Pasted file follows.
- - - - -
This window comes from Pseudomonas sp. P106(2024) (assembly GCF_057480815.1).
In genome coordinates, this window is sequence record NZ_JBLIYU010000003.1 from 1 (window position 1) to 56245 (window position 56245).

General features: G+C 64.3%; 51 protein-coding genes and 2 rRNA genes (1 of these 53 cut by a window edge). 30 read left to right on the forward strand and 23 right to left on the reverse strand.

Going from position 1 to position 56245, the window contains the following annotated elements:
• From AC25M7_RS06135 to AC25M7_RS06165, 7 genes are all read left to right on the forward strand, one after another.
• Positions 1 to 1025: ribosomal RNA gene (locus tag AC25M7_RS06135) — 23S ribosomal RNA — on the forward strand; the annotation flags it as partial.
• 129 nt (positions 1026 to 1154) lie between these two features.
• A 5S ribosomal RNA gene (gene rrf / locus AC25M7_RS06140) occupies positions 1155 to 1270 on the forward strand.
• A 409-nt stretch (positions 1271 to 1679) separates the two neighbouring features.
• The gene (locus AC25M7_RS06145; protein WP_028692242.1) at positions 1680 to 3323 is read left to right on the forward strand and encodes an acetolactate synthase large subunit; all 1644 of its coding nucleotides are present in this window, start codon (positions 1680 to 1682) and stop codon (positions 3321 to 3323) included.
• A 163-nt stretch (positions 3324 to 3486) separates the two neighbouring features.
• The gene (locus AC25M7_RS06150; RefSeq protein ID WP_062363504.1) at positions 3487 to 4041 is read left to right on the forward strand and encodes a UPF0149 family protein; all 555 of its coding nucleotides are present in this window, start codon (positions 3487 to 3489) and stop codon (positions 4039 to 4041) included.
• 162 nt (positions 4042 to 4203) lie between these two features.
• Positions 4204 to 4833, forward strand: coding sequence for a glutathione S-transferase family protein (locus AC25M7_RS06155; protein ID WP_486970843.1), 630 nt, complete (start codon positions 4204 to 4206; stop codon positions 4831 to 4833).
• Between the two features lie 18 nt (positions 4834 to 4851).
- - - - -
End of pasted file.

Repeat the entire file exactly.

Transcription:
This window comes from Pseudomonas sp. P106(2024) (assembly GCF_057480815.1).
In genome coordinates, this window is sequence record NZ_JBLIYU010000003.1 from 1 (window position 1) to 56245 (window position 56245).

General features: G+C 64.3%; 51 protein-coding genes and 2 rRNA genes (1 of these 53 cut by a window edge). 30 read left to right on the forward strand and 23 right to left on the reverse strand.

Going from position 1 to position 56245, the window contains the following annotated elements:
• From AC25M7_RS06135 to AC25M7_RS06165, 7 genes are all read left to right on the forward strand, one after another.
• Positions 1 to 1025: ribosomal RNA gene (locus tag AC25M7_RS06135) — 23S ribosomal RNA — on the forward strand; the annotation flags it as partial.
• 129 nt (positions 1026 to 1154) lie between these two features.
• A 5S ribosomal RNA gene (gene rrf / locus AC25M7_RS06140) occupies positions 1155 to 1270 on the forward strand.
• A 409-nt stretch (positions 1271 to 1679) separates the two neighbouring features.
• The gene (locus AC25M7_RS06145; protein WP_028692242.1) at positions 1680 to 3323 is read left to right on the forward strand and encodes an acetolactate synthase large subunit; all 1644 of its coding nucleotides are present in this window, start codon (positions 1680 to 1682) and stop codon (positions 3321 to 3323) included.
• A 163-nt stretch (positions 3324 to 3486) separates the two neighbouring features.
• The gene (locus AC25M7_RS06150; RefSeq protein ID WP_062363504.1) at positions 3487 to 4041 is read left to right on the forward strand and encodes a UPF0149 family protein; all 555 of its coding nucleotides are present in this window, start codon (positions 3487 to 3489) and stop codon (positions 4039 to 4041) included.
• 162 nt (positions 4042 to 4203) lie between these two features.
• Positions 4204 to 4833, forward strand: coding sequence for a glutathione S-transferase family protein (locus AC25M7_RS06155; protein ID WP_486970843.1), 630 nt, complete (start codon positions 4204 to 4206; stop codon positions 4831 to 4833).
• Between the two features lie 18 nt (positions 4834 to 4851).